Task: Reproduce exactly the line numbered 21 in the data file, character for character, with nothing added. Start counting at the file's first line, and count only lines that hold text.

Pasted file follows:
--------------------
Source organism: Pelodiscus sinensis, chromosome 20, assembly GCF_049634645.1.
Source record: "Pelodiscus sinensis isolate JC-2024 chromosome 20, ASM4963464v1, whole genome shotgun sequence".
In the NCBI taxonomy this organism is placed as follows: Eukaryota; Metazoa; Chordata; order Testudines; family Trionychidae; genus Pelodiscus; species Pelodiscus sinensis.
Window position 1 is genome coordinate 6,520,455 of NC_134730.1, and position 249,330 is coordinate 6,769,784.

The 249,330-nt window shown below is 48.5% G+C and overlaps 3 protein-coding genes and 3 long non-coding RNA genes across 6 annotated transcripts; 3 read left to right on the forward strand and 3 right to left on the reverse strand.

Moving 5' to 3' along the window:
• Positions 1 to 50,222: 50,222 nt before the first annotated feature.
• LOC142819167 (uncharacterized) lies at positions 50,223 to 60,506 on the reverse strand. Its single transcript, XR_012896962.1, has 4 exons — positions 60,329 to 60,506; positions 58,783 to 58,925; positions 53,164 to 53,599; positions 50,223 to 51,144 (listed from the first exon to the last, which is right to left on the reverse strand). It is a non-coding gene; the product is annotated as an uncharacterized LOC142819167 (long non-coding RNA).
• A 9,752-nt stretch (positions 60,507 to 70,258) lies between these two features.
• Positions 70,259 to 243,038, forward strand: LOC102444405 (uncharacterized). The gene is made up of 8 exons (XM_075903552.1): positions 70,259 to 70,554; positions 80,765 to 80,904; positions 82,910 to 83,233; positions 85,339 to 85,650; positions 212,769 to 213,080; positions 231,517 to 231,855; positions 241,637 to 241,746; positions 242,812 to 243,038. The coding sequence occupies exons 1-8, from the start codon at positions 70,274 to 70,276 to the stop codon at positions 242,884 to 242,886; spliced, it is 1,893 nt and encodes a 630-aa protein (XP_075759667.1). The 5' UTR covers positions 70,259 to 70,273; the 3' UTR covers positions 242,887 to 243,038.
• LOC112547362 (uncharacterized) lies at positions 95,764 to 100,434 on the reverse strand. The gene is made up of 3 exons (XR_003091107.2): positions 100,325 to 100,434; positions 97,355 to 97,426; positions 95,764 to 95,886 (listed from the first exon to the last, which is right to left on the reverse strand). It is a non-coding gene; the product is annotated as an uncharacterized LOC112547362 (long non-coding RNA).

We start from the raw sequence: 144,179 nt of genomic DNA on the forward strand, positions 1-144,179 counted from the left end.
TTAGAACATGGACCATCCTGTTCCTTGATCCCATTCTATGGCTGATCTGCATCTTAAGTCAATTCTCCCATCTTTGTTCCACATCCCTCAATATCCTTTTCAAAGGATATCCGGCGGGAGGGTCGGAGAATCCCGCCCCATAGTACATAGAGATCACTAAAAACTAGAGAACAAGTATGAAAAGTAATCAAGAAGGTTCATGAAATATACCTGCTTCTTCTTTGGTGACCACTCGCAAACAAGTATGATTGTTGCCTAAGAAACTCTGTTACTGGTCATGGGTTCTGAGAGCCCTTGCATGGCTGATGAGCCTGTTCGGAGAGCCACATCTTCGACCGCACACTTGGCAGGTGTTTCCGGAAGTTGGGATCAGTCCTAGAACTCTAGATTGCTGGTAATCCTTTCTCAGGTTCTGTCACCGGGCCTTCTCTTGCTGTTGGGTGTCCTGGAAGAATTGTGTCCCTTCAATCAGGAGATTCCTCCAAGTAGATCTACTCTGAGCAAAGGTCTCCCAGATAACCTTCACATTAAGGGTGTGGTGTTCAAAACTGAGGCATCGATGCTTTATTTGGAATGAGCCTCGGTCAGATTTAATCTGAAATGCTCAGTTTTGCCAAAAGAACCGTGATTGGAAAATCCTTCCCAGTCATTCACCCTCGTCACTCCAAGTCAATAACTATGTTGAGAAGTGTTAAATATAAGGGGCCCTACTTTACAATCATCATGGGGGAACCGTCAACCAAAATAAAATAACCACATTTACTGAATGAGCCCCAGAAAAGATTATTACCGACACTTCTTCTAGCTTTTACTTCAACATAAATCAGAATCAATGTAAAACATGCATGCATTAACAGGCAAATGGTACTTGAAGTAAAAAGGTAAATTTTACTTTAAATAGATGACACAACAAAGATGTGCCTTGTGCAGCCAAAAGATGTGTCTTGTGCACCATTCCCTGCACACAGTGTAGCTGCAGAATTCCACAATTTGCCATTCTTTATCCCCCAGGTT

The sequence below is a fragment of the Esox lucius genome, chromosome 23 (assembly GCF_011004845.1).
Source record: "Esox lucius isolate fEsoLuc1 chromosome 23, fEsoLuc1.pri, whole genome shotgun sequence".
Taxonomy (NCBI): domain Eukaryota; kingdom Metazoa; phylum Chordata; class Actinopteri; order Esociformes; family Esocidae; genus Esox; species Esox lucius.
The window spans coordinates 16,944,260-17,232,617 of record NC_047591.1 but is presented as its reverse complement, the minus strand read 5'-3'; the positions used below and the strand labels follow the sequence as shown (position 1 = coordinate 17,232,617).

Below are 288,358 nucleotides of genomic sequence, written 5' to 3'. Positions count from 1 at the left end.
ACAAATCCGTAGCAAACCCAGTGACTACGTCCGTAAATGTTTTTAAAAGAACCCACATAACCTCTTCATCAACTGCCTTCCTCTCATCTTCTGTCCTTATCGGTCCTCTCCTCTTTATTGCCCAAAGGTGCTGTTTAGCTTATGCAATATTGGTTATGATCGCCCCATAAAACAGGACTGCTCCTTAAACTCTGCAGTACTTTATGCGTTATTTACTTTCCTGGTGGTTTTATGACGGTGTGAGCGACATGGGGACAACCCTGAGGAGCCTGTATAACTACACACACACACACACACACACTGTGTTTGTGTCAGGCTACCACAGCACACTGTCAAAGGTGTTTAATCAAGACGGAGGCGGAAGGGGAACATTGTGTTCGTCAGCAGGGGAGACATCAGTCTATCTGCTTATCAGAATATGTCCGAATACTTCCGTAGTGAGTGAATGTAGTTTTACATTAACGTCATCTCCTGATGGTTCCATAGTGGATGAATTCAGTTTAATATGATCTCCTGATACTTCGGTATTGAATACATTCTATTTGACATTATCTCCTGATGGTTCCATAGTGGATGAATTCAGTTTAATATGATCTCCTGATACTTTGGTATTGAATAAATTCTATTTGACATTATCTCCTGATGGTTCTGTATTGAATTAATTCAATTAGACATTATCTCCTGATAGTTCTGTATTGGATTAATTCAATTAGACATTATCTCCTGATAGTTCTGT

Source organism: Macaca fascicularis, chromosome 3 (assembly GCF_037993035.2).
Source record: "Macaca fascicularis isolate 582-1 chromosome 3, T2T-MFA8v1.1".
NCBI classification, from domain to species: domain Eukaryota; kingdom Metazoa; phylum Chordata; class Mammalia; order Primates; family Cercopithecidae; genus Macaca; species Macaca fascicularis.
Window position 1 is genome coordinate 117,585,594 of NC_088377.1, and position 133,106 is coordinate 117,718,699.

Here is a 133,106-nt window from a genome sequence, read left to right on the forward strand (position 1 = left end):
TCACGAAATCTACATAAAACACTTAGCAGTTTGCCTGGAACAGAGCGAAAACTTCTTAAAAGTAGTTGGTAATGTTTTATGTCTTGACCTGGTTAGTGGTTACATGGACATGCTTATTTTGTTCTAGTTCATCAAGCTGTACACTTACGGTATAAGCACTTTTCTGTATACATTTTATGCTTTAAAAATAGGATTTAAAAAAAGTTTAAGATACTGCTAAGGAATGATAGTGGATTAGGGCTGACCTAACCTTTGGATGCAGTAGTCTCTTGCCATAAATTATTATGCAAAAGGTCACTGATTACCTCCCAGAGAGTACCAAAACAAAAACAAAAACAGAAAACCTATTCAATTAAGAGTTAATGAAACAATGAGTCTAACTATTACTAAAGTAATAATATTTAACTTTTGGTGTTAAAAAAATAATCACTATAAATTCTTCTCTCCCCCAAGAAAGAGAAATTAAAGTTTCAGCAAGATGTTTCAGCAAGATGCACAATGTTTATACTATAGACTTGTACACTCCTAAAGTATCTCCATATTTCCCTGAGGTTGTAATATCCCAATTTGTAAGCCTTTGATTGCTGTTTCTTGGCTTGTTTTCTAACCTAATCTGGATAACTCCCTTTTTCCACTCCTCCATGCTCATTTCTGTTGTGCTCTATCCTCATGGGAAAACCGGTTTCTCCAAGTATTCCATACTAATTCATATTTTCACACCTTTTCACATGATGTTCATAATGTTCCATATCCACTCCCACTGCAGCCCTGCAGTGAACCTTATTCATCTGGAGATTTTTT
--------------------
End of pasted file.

Source record: "Macaca fascicularis isolate 582-1 chromosome 3, T2T-MFA8v1.1".